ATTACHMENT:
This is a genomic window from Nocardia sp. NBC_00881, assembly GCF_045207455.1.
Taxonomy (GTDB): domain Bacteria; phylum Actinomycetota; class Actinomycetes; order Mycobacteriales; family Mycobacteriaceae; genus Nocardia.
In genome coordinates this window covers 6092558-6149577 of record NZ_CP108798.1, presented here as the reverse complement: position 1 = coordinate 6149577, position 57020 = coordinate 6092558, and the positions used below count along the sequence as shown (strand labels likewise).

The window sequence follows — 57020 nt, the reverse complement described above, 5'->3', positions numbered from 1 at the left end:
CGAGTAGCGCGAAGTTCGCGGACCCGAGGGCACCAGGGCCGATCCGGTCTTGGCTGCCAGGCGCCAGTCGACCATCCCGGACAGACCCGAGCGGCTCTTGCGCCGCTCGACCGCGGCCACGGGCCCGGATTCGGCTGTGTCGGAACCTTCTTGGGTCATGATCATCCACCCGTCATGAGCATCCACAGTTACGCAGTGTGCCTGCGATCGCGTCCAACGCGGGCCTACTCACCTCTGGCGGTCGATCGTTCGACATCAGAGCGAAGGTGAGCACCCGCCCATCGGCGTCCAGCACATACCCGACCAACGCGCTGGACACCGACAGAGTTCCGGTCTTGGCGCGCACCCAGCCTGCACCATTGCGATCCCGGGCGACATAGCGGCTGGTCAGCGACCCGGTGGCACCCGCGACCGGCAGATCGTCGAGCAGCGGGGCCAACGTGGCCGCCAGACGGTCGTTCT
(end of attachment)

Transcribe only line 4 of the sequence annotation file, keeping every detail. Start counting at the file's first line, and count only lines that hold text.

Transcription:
The window sequence follows — 57020 nt, the reverse complement described above, 5'->3', positions numbered from 1 at the left end: